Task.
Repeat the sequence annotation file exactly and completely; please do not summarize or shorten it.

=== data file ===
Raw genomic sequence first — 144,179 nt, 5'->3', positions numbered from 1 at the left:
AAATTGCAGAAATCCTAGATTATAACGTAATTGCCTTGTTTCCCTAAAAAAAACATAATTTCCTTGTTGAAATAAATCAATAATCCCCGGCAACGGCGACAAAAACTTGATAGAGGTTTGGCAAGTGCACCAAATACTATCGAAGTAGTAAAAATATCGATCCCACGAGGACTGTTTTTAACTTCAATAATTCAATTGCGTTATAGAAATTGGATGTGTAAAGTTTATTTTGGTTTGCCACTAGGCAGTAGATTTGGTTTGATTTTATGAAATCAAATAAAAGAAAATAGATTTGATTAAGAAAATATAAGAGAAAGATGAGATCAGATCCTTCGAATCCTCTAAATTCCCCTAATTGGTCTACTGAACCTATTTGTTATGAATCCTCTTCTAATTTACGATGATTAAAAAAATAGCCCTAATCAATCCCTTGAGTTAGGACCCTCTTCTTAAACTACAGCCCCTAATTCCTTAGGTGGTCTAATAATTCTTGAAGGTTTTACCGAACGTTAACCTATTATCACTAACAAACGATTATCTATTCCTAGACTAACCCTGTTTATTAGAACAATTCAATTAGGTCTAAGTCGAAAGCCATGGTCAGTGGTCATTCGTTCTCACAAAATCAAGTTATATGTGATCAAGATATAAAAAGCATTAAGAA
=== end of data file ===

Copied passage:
Raw genomic sequence first — 144,179 nt, 5'->3', positions numbered from 1 at the left:
AAATTGCAGAAATCCTAGATTATAACGTAATTGCCTTGTTTCCCTAAAAAAAACATAATTTCCTTGTTGAAATAAATCAATAATCCCCGGCAACGGCGACAAAAACTTGATAGAGGTTTGGCAAGTGCACCAAATACTATCGAAGTAGTAAAAATATCGATCCCACGAGGACTGTTTTTAACTTCAATAATTCAATTGCGTTATAGAAATTGGATGTGTAAAGTTTATTTTGGTTTGCCACTAGGCAGTAGATTTGGTTTGATTTTATGAAATCAAATAAAAGAAAATAGATTTGATTAAGAAAATATAAGAGAAAGATGAGATCAGATCCTTCGAATCCTCTAAATTCCCCTAATTGGTCTACTGAACCTATTTGTTATGAATCCTCTTCTAATTTACGATGATTAAAAAAATAGCCCTAATCAATCCCTTGAGTTAGGACCCTCTTCTTAAACTACAGCCCCTAATTCCTTAGGTGGTCTAATAATTCTTGAAGGTTTTACCGAACGTTAACCTATTATCACTAACAAACGATTATCTATTCCTAGACTAACCCTGTTTATTAGAACAATTCAATTAGGTCTAAGTCGAAAGCCATGGTCAGTGGTCATTCGTTCTCACAAAATCAAGTTATATGTGATCAAGATATAAAAAGCATTAAGAA